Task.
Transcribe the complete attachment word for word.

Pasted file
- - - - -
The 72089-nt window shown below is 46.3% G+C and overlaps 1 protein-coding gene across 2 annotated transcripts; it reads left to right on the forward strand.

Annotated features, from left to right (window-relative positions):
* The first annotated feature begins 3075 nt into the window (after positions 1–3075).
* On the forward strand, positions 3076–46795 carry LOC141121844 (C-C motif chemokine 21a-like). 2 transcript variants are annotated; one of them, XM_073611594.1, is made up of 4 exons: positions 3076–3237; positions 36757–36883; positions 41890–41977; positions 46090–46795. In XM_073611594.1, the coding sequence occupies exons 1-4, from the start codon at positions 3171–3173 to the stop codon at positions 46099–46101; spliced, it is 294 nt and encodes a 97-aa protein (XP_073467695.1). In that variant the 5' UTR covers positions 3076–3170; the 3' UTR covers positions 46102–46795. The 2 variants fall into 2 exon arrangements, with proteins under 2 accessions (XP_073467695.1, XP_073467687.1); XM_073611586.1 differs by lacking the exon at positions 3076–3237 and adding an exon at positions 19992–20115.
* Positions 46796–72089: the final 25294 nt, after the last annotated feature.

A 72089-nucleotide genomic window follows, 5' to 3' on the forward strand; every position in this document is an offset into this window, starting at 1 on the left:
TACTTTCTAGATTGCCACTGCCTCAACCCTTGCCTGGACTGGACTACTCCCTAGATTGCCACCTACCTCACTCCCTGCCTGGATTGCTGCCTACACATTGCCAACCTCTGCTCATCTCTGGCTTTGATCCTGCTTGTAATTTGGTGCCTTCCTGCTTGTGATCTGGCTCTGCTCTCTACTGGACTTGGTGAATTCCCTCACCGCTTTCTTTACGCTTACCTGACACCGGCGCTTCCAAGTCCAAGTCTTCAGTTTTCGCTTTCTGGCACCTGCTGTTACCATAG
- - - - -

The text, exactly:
The 72089-nt window shown below is 46.3% G+C and overlaps 1 protein-coding gene across 2 annotated transcripts; it reads left to right on the forward strand.

Annotated features, from left to right (window-relative positions):
* The first annotated feature begins 3075 nt into the window (after positions 1–3075).
* On the forward strand, positions 3076–46795 carry LOC141121844 (C-C motif chemokine 21a-like). 2 transcript variants are annotated; one of them, XM_073611594.1, is made up of 4 exons: positions 3076–3237; positions 36757–36883; positions 41890–41977; positions 46090–46795. In XM_073611594.1, the coding sequence occupies exons 1-4, from the start codon at positions 3171–3173 to the stop codon at positions 46099–46101; spliced, it is 294 nt and encodes a 97-aa protein (XP_073467695.1). In that variant the 5' UTR covers positions 3076–3170; the 3' UTR covers positions 46102–46795. The 2 variants fall into 2 exon arrangements, with proteins under 2 accessions (XP_073467695.1, XP_073467687.1); XM_073611586.1 differs by lacking the exon at positions 3076–3237 and adding an exon at positions 19992–20115.
* Positions 46796–72089: the final 25294 nt, after the last annotated feature.

A 72089-nucleotide genomic window follows, 5' to 3' on the forward strand; every position in this document is an offset into this window, starting at 1 on the left:
TACTTTCTAGATTGCCACTGCCTCAACCCTTGCCTGGACTGGACTACTCCCTAGATTGCCACCTACCTCACTCCCTGCCTGGATTGCTGCCTACACATTGCCAACCTCTGCTCATCTCTGGCTTTGATCCTGCTTGTAATTTGGTGCCTTCCTGCTTGTGATCTGGCTCTGCTCTCTACTGGACTTGGTGAATTCCCTCACCGCTTTCTTTACGCTTACCTGACACCGGCGCTTCCAAGTCCAAGTCTTCAGTTTTCGCTTTCTGGCACCTGCTGTTACCATAG